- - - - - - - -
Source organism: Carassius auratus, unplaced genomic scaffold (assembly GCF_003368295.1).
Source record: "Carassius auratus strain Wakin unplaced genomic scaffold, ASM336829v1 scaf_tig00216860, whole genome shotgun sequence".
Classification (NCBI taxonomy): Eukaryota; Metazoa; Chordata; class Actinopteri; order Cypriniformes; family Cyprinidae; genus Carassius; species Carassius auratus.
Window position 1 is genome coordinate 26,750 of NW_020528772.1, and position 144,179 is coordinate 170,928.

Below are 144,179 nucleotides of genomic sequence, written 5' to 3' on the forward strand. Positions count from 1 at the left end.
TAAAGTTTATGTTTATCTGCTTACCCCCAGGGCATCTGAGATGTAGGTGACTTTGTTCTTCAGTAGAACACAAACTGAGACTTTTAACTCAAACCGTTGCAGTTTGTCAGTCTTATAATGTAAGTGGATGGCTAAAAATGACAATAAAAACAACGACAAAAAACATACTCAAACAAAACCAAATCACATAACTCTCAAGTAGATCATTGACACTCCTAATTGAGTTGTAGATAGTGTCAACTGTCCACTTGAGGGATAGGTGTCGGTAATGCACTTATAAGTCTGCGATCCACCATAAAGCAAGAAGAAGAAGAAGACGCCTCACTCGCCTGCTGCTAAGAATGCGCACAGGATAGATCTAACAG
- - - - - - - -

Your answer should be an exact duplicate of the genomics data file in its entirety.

Source organism: Carassius auratus, unplaced genomic scaffold (assembly GCF_003368295.1).
Source record: "Carassius auratus strain Wakin unplaced genomic scaffold, ASM336829v1 scaf_tig00216860, whole genome shotgun sequence".
Classification (NCBI taxonomy): Eukaryota; Metazoa; Chordata; class Actinopteri; order Cypriniformes; family Cyprinidae; genus Carassius; species Carassius auratus.
Window position 1 is genome coordinate 26,750 of NW_020528772.1, and position 144,179 is coordinate 170,928.

Below are 144,179 nucleotides of genomic sequence, written 5' to 3' on the forward strand. Positions count from 1 at the left end.
TAAAGTTTATGTTTATCTGCTTACCCCCAGGGCATCTGAGATGTAGGTGACTTTGTTCTTCAGTAGAACACAAACTGAGACTTTTAACTCAAACCGTTGCAGTTTGTCAGTCTTATAATGTAAGTGGATGGCTAAAAATGACAATAAAAACAACGACAAAAAACATACTCAAACAAAACCAAATCACATAACTCTCAAGTAGATCATTGACACTCCTAATTGAGTTGTAGATAGTGTCAACTGTCCACTTGAGGGATAGGTGTCGGTAATGCACTTATAAGTCTGCGATCCACCATAAAGCAAGAAGAAGAAGAAGACGCCTCACTCGCCTGCTGCTAAGAATGCGCACAGGATAGATCTAACAG